January 9th, 2003, 05:42 AM
Running a Object file
I am working on Turbo C for DOS .
First I have made a sample.c which contains sample() function and i have generated the objected file sample.obj.
In another file ( test.c) i have opened this file with fopen and this address is casted to funcp function pointer and called the that function pointer.
Is this the correct way of doing? Is this the way how DLLs are work in core level ( Actually i dont know how DLLs work in background )
Following is the my source code
First File :
Second File :
fp = fopen("sample.obj","rb");
if ( !fp )
printf("File Cannot be opened");
funcp = ( void (*)()) fp;
anyway this program is running but going in infinite loop
Please clarify me .
January 9th, 2003, 11:09 AM
I am not sure if I fully understand your question.
If I get it right, you're asking how to call a function in an object file. I have no knowledge of Turbo C, but I think you should specify the name of the object file on the command line. I assume Turbo C offers a flag through which the linker knows what object file(s) to include in the executable. Perhaps it has the form of something like this:
dosprompt> [name of your compiler] [your C source].c -l[name of the object file]
(check the Turbo C documentation for the correct notation).
This means that you can simply call sample() in your main(), without the need to cast it to a function pointer first.
Hope this helps.
January 9th, 2003, 04:31 PM
Well, you do have the general idea correctly. However, I don't think that DOS ever supported the idea of DLLs. IIRC, the closest that it came to was using overlay functions. Search google if you want more information on overlay functions. Frankly, if you're just learning C, it's probably easier to just statically link the two files together like the previous poster mentioned. That way, you don't have to indirect through a pointer.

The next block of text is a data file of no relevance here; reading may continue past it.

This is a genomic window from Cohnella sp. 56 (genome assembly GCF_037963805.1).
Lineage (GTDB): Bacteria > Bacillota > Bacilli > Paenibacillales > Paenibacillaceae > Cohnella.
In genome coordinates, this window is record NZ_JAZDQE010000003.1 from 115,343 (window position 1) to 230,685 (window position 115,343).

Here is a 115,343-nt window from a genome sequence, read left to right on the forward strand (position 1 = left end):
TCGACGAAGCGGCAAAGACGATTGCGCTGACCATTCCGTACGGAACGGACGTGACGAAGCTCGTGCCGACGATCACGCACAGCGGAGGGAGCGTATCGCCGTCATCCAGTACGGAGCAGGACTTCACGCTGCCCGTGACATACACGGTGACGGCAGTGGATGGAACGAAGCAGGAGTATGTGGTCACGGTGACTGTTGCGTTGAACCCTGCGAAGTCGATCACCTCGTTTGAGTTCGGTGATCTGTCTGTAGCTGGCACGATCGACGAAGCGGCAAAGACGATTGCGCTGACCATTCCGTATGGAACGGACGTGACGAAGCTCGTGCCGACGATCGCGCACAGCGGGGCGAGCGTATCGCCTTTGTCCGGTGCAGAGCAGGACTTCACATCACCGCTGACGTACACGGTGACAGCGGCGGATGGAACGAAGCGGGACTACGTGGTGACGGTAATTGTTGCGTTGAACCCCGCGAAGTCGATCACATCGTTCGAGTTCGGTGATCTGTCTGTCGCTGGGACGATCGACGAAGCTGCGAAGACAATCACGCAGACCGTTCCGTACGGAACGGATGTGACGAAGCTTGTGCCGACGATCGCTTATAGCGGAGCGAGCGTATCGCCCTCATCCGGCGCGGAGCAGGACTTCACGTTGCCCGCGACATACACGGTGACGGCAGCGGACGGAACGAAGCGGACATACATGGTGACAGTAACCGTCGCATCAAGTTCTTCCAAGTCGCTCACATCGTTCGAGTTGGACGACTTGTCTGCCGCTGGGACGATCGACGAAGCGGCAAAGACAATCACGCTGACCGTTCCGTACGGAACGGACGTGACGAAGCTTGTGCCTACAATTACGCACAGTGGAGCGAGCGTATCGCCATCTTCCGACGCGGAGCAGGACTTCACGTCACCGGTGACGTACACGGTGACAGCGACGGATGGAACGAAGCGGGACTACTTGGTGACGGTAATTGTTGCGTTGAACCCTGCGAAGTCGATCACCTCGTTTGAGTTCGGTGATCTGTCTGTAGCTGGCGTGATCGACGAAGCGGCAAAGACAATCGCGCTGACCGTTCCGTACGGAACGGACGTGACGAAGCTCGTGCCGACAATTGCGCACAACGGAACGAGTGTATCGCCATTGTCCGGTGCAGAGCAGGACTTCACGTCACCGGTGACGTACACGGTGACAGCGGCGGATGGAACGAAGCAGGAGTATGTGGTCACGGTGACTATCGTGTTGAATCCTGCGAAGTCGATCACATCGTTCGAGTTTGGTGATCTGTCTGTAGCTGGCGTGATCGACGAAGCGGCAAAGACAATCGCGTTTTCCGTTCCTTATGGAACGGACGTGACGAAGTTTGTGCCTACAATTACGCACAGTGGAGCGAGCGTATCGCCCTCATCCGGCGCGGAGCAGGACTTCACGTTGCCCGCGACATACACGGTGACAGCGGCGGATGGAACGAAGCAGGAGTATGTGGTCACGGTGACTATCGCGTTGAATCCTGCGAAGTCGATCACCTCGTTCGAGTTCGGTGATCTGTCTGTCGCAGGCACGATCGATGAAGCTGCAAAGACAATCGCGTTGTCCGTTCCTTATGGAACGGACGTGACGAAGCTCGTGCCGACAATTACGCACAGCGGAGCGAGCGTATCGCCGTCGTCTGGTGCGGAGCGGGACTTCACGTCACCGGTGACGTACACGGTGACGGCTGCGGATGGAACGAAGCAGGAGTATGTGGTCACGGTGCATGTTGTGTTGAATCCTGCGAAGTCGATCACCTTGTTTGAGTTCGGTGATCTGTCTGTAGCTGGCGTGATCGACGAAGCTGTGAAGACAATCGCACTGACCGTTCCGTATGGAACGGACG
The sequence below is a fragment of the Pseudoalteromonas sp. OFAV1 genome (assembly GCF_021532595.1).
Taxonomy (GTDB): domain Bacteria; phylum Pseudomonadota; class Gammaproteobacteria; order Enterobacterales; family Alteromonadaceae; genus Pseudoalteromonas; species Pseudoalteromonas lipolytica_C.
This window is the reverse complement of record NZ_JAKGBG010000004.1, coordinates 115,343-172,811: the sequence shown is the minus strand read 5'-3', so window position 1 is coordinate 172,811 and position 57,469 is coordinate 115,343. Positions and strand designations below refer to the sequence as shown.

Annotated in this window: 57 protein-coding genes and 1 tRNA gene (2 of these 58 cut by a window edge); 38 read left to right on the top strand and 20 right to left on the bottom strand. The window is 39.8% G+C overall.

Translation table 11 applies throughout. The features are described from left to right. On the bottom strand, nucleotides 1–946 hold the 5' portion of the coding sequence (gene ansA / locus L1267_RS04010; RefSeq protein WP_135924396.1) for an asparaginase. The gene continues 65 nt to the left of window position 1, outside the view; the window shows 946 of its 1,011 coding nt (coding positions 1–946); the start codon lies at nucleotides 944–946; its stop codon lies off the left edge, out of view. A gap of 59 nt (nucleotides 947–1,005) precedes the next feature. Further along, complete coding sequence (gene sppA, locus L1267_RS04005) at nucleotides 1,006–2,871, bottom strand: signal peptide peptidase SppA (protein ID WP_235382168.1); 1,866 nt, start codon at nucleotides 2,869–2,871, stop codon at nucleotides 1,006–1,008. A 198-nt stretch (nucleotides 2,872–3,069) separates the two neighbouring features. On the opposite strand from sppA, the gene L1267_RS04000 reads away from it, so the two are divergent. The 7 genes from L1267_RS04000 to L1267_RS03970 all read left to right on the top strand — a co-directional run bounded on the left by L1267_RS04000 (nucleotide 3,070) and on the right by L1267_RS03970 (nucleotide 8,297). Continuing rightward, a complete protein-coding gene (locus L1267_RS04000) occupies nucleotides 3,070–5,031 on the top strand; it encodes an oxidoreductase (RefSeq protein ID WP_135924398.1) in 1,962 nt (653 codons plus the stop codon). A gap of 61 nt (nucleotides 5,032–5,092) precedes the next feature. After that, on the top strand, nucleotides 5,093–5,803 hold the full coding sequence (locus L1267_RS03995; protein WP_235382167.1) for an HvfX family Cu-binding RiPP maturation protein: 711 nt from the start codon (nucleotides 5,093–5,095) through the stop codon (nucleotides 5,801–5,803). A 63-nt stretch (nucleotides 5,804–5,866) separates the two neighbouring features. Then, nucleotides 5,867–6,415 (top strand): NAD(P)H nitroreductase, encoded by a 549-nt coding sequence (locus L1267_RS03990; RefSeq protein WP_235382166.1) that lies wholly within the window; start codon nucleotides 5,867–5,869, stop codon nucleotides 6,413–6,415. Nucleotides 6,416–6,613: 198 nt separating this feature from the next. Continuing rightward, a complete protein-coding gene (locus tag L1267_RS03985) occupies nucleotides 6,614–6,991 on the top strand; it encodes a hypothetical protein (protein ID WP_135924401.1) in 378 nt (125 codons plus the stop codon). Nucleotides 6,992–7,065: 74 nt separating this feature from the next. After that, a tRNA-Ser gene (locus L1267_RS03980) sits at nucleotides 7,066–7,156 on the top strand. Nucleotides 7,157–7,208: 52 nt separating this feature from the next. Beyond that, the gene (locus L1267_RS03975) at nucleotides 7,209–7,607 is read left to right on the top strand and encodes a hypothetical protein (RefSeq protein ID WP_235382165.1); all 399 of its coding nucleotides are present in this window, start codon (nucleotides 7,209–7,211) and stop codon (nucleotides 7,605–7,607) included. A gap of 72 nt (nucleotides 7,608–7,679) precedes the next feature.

As to why your code is hanging, you aren't really reading the code from the file into memory, so you can't indirect to the function via the file pointer. You probably need to read the file first into a memory buffer and then point the pointer to it. Also, an OBJ file contains machine code, but it also contains some stub headers for the linker to use, so you can't arbitrarily point a function pointer to the first byte of the OBJ file buffer, you need to find the area in the file where the function's code starts. Then again, like I said above, DOS never really supported DLLs, so you might want to see how it is done under Windows or *Nix. The reason why most people used overlays was because DOS was limited to 640K and when you're using overlays, you could unload the overlay library when you were done using it.
Under Windows or *Nix, the process is pretty much close to what you described. In Windows, it would go something like this:
Under *nix, the logic for shared libraries is similar and the functions corresponding to LoadLibrary, GetProcAddress and FreeLibrary are dlopen(), dlsym() and dlclose(). Hope this helps!
/* Load the library into memory */
HINSTANCE *hLib = LoadLibrary("mylib");
/* Find address of the function we want, in the dynamic library */
pFunc = GetProcAddress(hLib, "MyFunctionName");
/* Execute the function */
/* Free the library */
Last edited by Scorpions4ever; January 9th, 2003 at 04:35 PM.